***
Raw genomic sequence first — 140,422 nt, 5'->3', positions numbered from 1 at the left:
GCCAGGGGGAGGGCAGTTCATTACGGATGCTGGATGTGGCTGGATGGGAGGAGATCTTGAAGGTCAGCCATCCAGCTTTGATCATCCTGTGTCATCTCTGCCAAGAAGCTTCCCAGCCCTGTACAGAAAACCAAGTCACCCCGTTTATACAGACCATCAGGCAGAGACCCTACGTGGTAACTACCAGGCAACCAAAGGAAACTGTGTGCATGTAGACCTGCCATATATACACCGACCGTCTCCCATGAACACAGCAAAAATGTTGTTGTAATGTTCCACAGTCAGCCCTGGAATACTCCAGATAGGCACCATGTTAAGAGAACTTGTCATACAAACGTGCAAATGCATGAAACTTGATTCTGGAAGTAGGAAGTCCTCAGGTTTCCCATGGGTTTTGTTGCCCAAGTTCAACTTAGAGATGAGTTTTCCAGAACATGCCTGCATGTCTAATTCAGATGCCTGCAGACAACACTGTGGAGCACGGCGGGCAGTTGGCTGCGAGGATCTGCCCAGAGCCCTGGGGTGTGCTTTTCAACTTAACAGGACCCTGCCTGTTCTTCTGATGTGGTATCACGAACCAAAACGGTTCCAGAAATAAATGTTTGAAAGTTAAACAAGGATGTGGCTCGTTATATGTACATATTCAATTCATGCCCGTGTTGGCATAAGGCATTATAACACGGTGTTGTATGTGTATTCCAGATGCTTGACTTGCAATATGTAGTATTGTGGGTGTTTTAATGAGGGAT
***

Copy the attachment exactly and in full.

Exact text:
Raw genomic sequence first — 140,422 nt, 5'->3', positions numbered from 1 at the left:
GCCAGGGGGAGGGCAGTTCATTACGGATGCTGGATGTGGCTGGATGGGAGGAGATCTTGAAGGTCAGCCATCCAGCTTTGATCATCCTGTGTCATCTCTGCCAAGAAGCTTCCCAGCCCTGTACAGAAAACCAAGTCACCCCGTTTATACAGACCATCAGGCAGAGACCCTACGTGGTAACTACCAGGCAACCAAAGGAAACTGTGTGCATGTAGACCTGCCATATATACACCGACCGTCTCCCATGAACACAGCAAAAATGTTGTTGTAATGTTCCACAGTCAGCCCTGGAATACTCCAGATAGGCACCATGTTAAGAGAACTTGTCATACAAACGTGCAAATGCATGAAACTTGATTCTGGAAGTAGGAAGTCCTCAGGTTTCCCATGGGTTTTGTTGCCCAAGTTCAACTTAGAGATGAGTTTTCCAGAACATGCCTGCATGTCTAATTCAGATGCCTGCAGACAACACTGTGGAGCACGGCGGGCAGTTGGCTGCGAGGATCTGCCCAGAGCCCTGGGGTGTGCTTTTCAACTTAACAGGACCCTGCCTGTTCTTCTGATGTGGTATCACGAACCAAAACGGTTCCAGAAATAAATGTTTGAAAGTTAAACAAGGATGTGGCTCGTTATATGTACATATTCAATTCATGCCCGTGTTGGCATAAGGCATTATAACACGGTGTTGTATGTGTATTCCAGATGCTTGACTTGCAATATGTAGTATTGTGGGTGTTTTAATGAGGGAT